Lindsay McMahon
"The English Adventurer"

What do you usually say when you are unsure of something?

Do you often say “I think?”

In today’s episode, Lindsay and Michelle share with you several phrases you can use instead of saying “I think.”

Listen in and learn how to say something more interesting, both in a formal and informal situation in English.

What to Say When You Are Unsure

In today’s episode, Lindsay and Michelle talk about ways to say you aren’t sure about something.

The most common phrase used is “I think…” to show that you are unsure.

At All Ears English, our goal is to provide you with better terms and phrases to use and avoid sounding like a textbook.

We share fun and unique phrases you can use to let others know you are unsure.

These examples will make you sound natural and more like a native English speaker.

Lindsay adds that with these phrases, you are showing your authentic self and refrain from sounding like a robot.

You are being honest and letting the other person know that you are not sure or you’re still thinking of the right answer or thing to say.

Phrases to Show You Are Unsure

When you are unsure of something, you don’t want to sound repetitive and keep using the phrase “I think…” when answering.

Lindsay and Michelle discuss different phrases you can use instead of saying “I think…” over and over again.

Here are the examples to bring variety to your vocabulary when expressing that you’re not definite with your answer:

  • “I wanna say…”

This means you don’t have the accurate data but you can provide an estimate.

It is often used when your answer is approximate to something and you are unsure.

You are giving them an estimate close to the right answer but not quite.

This is an honest way of providing the person what they are asking for with a disclaimer that your answer may not be entirely accurate but it is within that range.

Lindsay mentions that this phrase can also be used in business but in moderation.

If you keep saying “I wanna say…”, it makes you sound like you are guessing and you are often unsure of your answers.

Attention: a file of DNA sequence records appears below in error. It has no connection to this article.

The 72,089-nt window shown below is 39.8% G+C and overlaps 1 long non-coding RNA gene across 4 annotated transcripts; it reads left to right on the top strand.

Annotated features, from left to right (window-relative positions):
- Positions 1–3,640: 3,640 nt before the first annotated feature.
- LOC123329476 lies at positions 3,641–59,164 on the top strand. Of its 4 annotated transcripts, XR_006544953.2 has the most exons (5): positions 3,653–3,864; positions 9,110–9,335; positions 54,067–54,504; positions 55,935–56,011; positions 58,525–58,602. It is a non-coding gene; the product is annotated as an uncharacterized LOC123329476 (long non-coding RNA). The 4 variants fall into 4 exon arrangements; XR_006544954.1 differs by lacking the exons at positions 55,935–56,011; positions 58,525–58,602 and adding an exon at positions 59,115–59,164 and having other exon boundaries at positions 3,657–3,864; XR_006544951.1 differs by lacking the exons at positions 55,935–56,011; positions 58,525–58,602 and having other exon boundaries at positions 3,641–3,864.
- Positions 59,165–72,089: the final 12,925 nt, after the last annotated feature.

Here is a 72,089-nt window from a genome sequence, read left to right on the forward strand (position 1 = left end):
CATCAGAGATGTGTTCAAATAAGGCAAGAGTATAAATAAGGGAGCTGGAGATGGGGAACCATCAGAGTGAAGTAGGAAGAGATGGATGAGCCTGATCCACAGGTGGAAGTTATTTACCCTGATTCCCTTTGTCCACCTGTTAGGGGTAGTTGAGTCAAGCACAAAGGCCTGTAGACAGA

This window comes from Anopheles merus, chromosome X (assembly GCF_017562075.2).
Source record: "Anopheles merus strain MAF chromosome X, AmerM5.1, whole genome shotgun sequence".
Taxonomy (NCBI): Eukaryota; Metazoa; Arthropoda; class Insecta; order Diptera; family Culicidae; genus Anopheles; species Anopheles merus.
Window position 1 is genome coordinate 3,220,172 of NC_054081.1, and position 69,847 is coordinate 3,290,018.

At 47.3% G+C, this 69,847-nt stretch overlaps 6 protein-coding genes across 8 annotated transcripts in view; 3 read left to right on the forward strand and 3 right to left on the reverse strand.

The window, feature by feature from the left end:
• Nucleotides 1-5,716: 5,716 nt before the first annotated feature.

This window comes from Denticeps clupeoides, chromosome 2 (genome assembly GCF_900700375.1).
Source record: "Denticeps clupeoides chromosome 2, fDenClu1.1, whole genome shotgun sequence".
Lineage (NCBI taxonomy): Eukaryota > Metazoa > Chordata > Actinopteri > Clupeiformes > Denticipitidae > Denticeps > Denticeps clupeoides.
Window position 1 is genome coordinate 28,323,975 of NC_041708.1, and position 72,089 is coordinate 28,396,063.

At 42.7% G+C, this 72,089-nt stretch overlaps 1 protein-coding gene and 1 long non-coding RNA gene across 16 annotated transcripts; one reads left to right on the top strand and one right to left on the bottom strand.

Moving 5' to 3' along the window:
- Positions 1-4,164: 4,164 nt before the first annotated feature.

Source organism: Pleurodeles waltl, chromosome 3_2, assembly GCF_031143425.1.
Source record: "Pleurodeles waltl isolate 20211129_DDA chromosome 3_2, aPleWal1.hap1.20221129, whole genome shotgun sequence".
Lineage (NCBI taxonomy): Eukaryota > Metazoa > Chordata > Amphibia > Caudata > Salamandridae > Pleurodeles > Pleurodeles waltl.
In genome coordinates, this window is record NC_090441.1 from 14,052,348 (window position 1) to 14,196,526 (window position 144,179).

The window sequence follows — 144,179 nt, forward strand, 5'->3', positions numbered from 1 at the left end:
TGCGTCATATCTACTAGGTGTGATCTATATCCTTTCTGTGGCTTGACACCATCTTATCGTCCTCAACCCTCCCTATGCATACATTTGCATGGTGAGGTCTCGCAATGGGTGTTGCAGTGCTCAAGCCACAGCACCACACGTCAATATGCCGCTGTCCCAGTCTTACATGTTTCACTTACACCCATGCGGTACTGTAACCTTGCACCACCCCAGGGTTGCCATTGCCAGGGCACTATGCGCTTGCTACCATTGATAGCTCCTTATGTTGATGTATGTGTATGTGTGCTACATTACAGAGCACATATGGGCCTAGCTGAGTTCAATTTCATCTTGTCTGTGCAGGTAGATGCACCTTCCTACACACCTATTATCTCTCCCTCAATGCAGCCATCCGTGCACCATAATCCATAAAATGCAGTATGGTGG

Pronunciation is also important to make you sound like a native English speaker.

You have to say “wanna” instead of “want to.”

Examples:

She will meet you there. What’s her name? I wanna say…Marie? “

There should be some money left over in that account. I wanna say…500 dollars.”

  • “It should be around…”

This is used to predict a number, a time or a measurement.

Just like the previous phrase mentioned above, you are providing an estimate as your answer.

You will usually hear this being used when estimating timelines for projects or arrival from a vacation or business trip.

Example:

“I’m not sure how long it will take. It should be around…20 minutes.”

  • “I’m gonna go with”

This is often used in games where you are openly guessing your answer.

You can also use this when using your instinct to answer something important.

This is often used by contestants in game shows and quiz bees.

Example:

“Her title..what’s her title. I’m gonna go with VP of Student Affairs. “

  • “I believe…”

This is a formal phrase to use when you are unsure about your answer.

This is perfect to use when you are at work or when answering questions in a job interview.

You can also hear this being used when they are answering questions that require an opinion in a formal setting.

Example:

“You two have met…I believe in 2009?”

Roleplay

Lindsay and Michelle use roleplaying to show how to better use all the phrases discussed in this episode.

Michelle reminds us that we may stack these phrases together when needed but do not overuse a certain phrase to avoid sounding repetitive.

In this roleplay, Lindsay and Michelle are coworkers in the event planning industry.

Lindsay: Ok so…there should be…I wanna say…50 people there.

Michelle: That sounds about right. It should be around, 25 bucks a head then.

Lindsay: Right right. And the client..what’s her name again? I’m gonna go with…Jean..Jean wants flowers on half of the tables.

Michelle: Yeah it is Jean. I believe she said 75 percent of the tables actually.

Lindsay: That’s right you got it.

In this roleplay, you can see that Lindsay and Michelle are using the phrases in context to the estimated number of guests that will attend their event.

They talk about the cost implications and the additional preparation they need to do in relation to their approximate attendance of guests.

Takeaway

Lindsay asks Michelle what these phrases add to someone’s English vocabulary.

Michelle answers that it adds fun and variety to your vocabulary and helps you steer away from using “I think…” which makes you sound bland.

It also makes you sound more natural and comfortable in English.

Lindsay shares that this can also help you be more confident when answering questions or participating in discussions and conversations at work.

On top of that, it helps you connect easily with others and build relationships in English.

What phrase will you use to replace “I think…” in your conversations?

Share with us how you will use it in the comments below.

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